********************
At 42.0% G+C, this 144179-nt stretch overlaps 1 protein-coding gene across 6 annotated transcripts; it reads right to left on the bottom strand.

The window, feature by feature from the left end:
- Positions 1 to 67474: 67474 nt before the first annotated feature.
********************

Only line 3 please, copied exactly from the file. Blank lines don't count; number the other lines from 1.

- Positions 1 to 67474: 67474 nt before the first annotated feature.